Artumes opened her eyes. Her whole body felt numb. Sweat covered her skin in a faint sheen, like a blanket of stars, glistening under the white turbinating lights of the coronite flames.
They reached out for the off-white night sky, blasting through every obstacle they found and turning it into more fuel.
She had brought a sliver of the Burning River here in this village. The coronite would eat through all of it: wood, metal and stone, down to the ground beneath her feet. It would then expand like a wave around, until and past the outer reaches of the Marrower’s influence, denying any and all passage to the Gloom Lords.
They would not set their cursed foot upon this land – and in fact, few would.
The coronite would not be as toxic as standing in the presence of the Hearthwomb was, but it would make sure nothing could grow there for years.
Only corrosive ash and carbonated cinder would remain.
An utter destruction, denying the Marrowers of even a speck of meat to exercise their power upon.
All that, of course, would come at a cost…
But that was a thought for another time.
Artumes found herself smiling as she watched the fire dance.
In a way, it was pretty. Prettier than it had been that time in the village, when her life had been upturned once and for all.
But at least, that kind of fire had tempered her – made her stronger. It was one of the reasons why the artefacts that had created and controlled this whole roaring wall of flames was so docile under her touch.
Any other Anthilian would have become part of the ashes.
The flames licked at the perimeter marked by the twelve spokes, but not a nail’s width further.
She was safe.
“Fire cleanses,” she muttered, air so hot it felt almost like choking. Her tears evaporated on her face as her black hair shone as if they were catching fire by itself.
But all this would come to an end soon.
And then she would find her twelfth Marrower.
Her smile turned into a grin – she allowed the artefact to eat through her eagerness and bloodlust and with a laughter of triumph the flames rushed out, engulfing the whole of town in a corona of blinding hunger.
Runo had almost reached the crumbled wall when the second roar of flames blasted over the plain. She caught a glimpse of the advancing tide of flames as it rose to devour the village. The heat blistered on her skin, eating away at the layers of protection she had set there as a Marrower. The effect of the Coronite pierced them and made her skin raw and pink.
She cried out in pain, stumbled, but did not stop. Dashed towards the wall and there the stones did offer a modicum of protection. Her mind rattled back from the shock and she cradled her arms close to her chest. Just a few hundred paces away, the body of her horse caught fire and went up in a pillar of white flames – at least it would not suffer anymore.
Rattling her teeth, Runo pushed her will towards her skin, forcing her blood to stabilize, her skin to knit together, against the relentless assault of the coronite and the mechanical intelligence that had guided it.
Many were the weapons of the Anthilians, and to be on the receiving end of one of their worst was not how she had hoped to find refuge.
But she had to resist – muttering prayers to forsaken gods, she came back to a similar night when she was a child in the lonesome village, before the Iron Crown came. Her mother held her in her arms and cradled her over the fire, and that warmth was so much gentler than the hungry flames licking away at her skin. Her hair danced at the rhythm of the incandescent wind while new lines of pain etched on her flesh, carved by a filament of coronite passing through the wall of stones. New skin would then regrow, new and shiny.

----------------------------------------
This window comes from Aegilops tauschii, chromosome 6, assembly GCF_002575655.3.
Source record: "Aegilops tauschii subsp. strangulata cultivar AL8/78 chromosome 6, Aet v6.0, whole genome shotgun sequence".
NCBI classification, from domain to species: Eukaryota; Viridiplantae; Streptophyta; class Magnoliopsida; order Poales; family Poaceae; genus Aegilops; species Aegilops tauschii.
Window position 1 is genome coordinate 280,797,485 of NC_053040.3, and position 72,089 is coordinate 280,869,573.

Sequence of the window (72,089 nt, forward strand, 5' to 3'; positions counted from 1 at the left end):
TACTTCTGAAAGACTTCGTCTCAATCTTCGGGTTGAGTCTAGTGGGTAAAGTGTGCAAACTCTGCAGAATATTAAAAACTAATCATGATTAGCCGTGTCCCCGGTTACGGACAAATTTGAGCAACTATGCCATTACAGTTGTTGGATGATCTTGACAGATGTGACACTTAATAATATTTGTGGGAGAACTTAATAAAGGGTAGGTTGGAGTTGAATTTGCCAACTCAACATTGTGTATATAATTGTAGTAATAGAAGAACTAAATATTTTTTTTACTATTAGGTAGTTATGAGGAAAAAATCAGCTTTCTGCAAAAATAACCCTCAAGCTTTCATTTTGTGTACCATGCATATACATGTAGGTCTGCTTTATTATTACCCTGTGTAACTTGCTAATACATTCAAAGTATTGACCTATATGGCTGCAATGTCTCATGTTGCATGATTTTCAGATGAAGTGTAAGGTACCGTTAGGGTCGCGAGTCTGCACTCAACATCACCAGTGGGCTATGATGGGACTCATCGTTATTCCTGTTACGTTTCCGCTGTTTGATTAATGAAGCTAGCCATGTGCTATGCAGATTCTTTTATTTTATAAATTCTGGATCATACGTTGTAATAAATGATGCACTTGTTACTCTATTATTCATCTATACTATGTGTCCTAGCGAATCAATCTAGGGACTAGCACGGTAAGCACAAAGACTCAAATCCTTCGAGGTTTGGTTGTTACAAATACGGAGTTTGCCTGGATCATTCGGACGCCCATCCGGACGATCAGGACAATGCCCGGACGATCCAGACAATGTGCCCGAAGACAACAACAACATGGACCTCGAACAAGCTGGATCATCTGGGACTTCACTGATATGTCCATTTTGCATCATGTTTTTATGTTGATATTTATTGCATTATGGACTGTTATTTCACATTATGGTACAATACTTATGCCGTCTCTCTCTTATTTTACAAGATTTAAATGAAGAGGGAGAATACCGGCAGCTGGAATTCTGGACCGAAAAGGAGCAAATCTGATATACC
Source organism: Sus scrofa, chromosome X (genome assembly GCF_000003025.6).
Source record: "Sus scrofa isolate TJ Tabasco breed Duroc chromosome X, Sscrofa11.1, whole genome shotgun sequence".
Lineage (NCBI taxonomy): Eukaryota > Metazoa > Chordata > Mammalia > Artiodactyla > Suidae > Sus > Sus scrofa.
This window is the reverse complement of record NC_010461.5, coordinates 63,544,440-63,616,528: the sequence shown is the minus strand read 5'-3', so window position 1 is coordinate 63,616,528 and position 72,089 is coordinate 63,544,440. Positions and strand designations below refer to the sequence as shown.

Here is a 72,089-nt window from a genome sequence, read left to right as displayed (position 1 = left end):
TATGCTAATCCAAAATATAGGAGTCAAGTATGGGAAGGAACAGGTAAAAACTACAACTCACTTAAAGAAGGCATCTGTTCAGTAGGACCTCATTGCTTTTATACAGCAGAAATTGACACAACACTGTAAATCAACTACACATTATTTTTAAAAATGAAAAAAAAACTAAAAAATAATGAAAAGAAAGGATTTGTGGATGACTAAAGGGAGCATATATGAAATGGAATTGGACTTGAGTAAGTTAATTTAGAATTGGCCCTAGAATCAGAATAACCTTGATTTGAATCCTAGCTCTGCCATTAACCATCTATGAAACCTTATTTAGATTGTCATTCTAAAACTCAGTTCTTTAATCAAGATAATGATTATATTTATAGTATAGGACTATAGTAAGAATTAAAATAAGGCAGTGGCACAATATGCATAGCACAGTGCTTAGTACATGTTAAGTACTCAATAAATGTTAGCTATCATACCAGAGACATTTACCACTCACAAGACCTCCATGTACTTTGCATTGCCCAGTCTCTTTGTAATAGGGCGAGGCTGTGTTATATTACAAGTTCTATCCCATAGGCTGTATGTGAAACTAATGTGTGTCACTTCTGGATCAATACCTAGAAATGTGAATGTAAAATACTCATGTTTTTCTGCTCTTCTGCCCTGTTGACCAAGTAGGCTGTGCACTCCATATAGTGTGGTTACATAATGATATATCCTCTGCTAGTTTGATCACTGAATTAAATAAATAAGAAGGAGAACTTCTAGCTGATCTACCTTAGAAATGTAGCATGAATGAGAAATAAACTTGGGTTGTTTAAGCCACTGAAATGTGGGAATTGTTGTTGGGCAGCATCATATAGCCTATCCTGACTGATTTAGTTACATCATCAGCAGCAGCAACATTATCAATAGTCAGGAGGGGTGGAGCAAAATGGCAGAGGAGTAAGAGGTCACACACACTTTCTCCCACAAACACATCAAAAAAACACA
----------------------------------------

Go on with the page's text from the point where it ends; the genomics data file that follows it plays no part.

By the time she had finished the first prayer and her addled mind pulled up a new one from her rackety memories, her body was covered in lines of fresh skin and already-old scabs.
At least, she did not need to wonder what she did to deserve such torture.
For every year, every day she had been a Marrower, she had to dish this kind of punishment out.
Runo cried out in anguish.
It could be that the gods did not exist after all – but their irony maybe did.
Artumes stood up from the circle of spokes. She batted her eyes to get used to the much lower light, now that the flames of coronite had spread and eaten through every corner of the village, or what remained of it.
They had done their job perfectly.
She allowed herself a smile – every little speck of flesh, skin and bone was off-white ash in the scattered wind. The warm air from the bonfire was still rumbling with heat, and her black hair shifted with this or that current.
Most fires were now back to their natural orange or red colour, while the silver flames only danced atop a few homes and far-off, in an expanding ring, ever-thinner, until it would cover every trace of the Marrower’s Harvest, and deny any chance of passage to the Gloom Lords.
They would not set foot on this devastated land.
In fact, nothing would, for a long, long time.
It usually took at least seven seasons for a land blasted by coronite to recover, but she had a hunch that between the Harvest and her cleaning ritual… it might take a few years more.
She detached the artefact’s feelers from her skin, gently removing them from where they had pierced her flesh. They withdrew into the main body like roots growing backwards, leaving just a few marks on her skin, a few patches of slightly-darker spots. She still felt a little dizzy, the echoes of the device’s mind passing through her head like waves in a pond.
The device came back to its old form, completely smooth. She covered it with the leather skin and put it into her backpack.
“Isn’t it so much better here, after the fire?” She mumbled, looking up at the stars, both the fixed ones and the fast ones streaking the sky.
All around her, golden sparks rose in the night air as if to meet them.
Thanks for reading.